Worn muni tyres

At the weekend while riding with Paul, Sarah and Ben at Haldon Woods in Devon I got the chance to give Ben’s qu-ax muni a try.

What struck me first (literally) was the funny qu-ax frame, with the knobbly bits toward the top; it forces you to adopt a ridem-cowboy posture with knees wide apart until you get used to it, it was rather strange.

The second thing that struck me was how much more grip it offered than mine. Riding down a steep track with a large rut down the centre I found myself flying towards the gap, so jumped across it, landing off-camber on the other side. On my muni that would have been it, the tyre would have skidded down the hill and chances are I’d have been sliding down the hill on my rear.

Not so here; the tyre stuck, which almost made me fall off anyway as I was expecting it to slide away rather than hold.

It’s the same tyre, a Halo Contra / Duro Leopard (I think?) 24x3", the difference being that Ben’s is a few weeks old whereas mine is getting on for two years, much of which has been on paved surfaces. The knobbles around the centre of mine are practically slick compared to the huge lumps of rubber on the newer one.

Having not ridden another muni, and with the wear being unnoticeably slow, it’s impossible to tell how much grip the tyre has compared to how much it should do. I’ve been a-ponderin’ about a new tyre for a while based on the worn look of the knobbles, but I had never guessed that the amount of traction could be so massively different.

That was the Saturday… this evening was a fine Monday evening so I took my muni and a shiny new 2.6" gazz that I sto^H^H^Hborrowed from my brother over to my local trails at Ham Hill, a few miles away. I did two laps of the forest with a quick tyre change in between to see how a worn 24x3" compared to an unused 24x2.6".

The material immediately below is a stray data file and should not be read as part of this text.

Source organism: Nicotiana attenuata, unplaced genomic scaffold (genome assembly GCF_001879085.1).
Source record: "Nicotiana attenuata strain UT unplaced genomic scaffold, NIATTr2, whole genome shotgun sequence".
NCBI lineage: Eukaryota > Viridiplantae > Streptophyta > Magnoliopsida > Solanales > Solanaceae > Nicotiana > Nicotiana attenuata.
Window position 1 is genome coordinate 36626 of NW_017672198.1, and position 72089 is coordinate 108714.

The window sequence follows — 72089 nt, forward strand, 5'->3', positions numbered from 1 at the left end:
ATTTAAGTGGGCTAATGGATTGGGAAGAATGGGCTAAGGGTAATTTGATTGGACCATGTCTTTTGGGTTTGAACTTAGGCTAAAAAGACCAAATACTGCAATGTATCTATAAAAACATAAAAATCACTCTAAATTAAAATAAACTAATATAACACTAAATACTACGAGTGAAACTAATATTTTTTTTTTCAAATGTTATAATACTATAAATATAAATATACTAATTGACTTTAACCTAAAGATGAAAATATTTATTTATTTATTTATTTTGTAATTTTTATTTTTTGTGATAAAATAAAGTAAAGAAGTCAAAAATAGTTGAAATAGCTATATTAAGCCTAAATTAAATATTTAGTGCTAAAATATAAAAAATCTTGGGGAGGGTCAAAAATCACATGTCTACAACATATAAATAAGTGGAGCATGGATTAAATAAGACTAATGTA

The 2.6" was incredibly light, it was much more nimble that the fatter 3" and easier to steer through tricky bits rather than plough over them, which given the technical nature of some of the trails was a good advantage.

The better tread meant I got most of the way round before a UPD caused by sliding sideways down a slope into a really sticky quagmire on the path. Ewww…

On the downside, there’s a log across the path at one point which needs to be jumped on and over; the 3" doesn’t care, but the 2.6" went THUMP on the rim as the log just overcame the thickness of the tyre.

I think I’ll stick with a 3", mainly because weight aside it looks more hardcore than the narrower 2.6", and I like the cushy ride compared to the more direct control of the narrower tyre.

It has definitely made up my mind as to whether to get a new tyre or not, though. More to pick up at BUC… :slight_smile:


PS: John, I got your new tyre muddy, sorry… :stuck_out_tongue:
PPS: Weird… it made a thread without any posts. Most odd…

Worn tyres are nice for riding in the summer. They give you basically a semi-slick, so less rolling resistance, I don’t think you can get a gazz semi slick. They’re rubbish on mud though as you’ve discovered.

I went muni riding on Saturday and the trails were almost as perfect as they could be, at one point I rode about 2 or 3 miles of technical singletrack with not a bit of mud in sight.